In the 2018 National Assembly primary round election, postal ballots – conventional and those cast through the facilitation booths – was one of the factors that determined the results.

The number of people who used the facilities was impressive. About 81 percent or 108,580 people used the facility set up by the Election Commission of Bhutan (ECB) to facilitate and encourage Bhutanese to exercise their franchise. For the two parties that made through to the general round, postal votes made the difference.

The success of an election is also judged by the turnout. Not many will dissect the voting pattern. But for Bhutan, the facility is turning out to be the most important. The primary round this year was held when the monsoon was at its heights. Fortunately, there were no major disasters caused by the weather to keep voters away. Given our road conditions in summer and the fragile topography, weather could determine the turnout. This is true when people have to travel for days to their village and back.

The ECB, knowing this, has extended the facility to as many people as possible. But there are still a good number of voters who are excluded. Small private business is the worst affected. The election is an expensive affair for many. People are reluctant to lose time and business travelling back and forth. This discourages people from participating in the election even if they want to.

That voting is a fundamental duty and a right is not practically applicable to all voters. Some taste the sour grape for economic reasons. The overall voter turnout in the primary round is impressive at 66.36 percent. In figures, more than 147,500 eligible voters had not voted. While we celebrate the success percentage, we cannot be complacent.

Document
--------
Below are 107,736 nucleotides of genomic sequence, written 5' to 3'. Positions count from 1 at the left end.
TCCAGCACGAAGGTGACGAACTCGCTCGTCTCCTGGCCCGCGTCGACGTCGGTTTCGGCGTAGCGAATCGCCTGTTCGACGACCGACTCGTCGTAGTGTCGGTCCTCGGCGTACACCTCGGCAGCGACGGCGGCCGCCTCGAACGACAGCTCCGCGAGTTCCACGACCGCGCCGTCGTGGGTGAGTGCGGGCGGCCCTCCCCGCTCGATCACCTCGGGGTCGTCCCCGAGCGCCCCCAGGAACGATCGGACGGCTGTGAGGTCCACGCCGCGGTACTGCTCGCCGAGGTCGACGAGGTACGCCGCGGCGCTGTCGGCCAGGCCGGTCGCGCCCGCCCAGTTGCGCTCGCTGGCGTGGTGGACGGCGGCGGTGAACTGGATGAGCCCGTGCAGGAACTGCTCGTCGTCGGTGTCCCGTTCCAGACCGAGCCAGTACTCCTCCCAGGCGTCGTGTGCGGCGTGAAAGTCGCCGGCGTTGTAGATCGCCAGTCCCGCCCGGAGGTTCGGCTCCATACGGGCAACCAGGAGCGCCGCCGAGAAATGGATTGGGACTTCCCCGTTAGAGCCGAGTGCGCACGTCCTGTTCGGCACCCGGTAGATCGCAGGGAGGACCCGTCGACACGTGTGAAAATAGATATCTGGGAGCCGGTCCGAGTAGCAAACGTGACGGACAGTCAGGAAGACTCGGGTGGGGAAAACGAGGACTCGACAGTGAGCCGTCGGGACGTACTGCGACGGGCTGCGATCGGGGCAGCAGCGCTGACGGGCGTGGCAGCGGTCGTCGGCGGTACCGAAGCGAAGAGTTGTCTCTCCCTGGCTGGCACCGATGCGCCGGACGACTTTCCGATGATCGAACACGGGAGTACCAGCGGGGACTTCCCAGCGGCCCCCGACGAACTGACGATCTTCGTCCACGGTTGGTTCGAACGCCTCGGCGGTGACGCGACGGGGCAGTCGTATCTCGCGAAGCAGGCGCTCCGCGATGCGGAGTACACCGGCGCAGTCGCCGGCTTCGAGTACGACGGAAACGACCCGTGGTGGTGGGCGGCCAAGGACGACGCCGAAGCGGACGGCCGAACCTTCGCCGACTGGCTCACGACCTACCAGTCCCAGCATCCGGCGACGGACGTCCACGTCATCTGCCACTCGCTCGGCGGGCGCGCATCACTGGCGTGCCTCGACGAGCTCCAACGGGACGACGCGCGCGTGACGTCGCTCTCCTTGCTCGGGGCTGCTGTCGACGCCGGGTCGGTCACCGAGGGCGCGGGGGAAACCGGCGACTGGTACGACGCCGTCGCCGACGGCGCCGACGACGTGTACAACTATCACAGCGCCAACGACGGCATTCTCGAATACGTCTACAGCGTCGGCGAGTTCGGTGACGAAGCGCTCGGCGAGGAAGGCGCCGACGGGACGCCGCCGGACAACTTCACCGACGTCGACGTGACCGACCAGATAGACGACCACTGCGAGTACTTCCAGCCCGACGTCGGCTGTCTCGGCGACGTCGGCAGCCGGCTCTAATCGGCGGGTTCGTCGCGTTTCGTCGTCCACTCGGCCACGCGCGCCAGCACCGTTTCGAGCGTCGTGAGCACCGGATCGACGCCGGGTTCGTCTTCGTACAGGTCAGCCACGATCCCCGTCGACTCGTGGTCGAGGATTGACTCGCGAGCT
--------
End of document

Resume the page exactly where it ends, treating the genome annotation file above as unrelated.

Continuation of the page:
Bhutan’s voter turnout, going by the International Institute for Democracy and Electoral Assistance, an intergovernmental organisation that supports sustainable democracy, is only better than war-torn Afghanistan, chaotic Pakistan and Bangladesh in South Asia. The reasons are different.

It is a challenge for voters, in our neighbouring democracies, to even get to the polling stations. There are the pressures from bribes, threats, and even violence. We don’t have these pressures. Our challenge is convenience. This is evident from the increasing number of people voting through postal ballots.

The facility is not perfect, but it is convenient. A growing number of people are wishing if this facility could be extended to more people.  The rich can afford even without the facility of postal ballot. It is economically disadvantaged that cannot. From the voting patterns, voter apathy is an issue among the urbanites even with choice of facilities.

It is said that by 2020, 50 percent of the Bhutanese would be living in urban areas. Even if 10 percent are excluded, it will be a huge number. As we plan for the general round, extending the postal ballot facility to more people should sit on the priority list of lessons learnt from the “learning from experience programme.”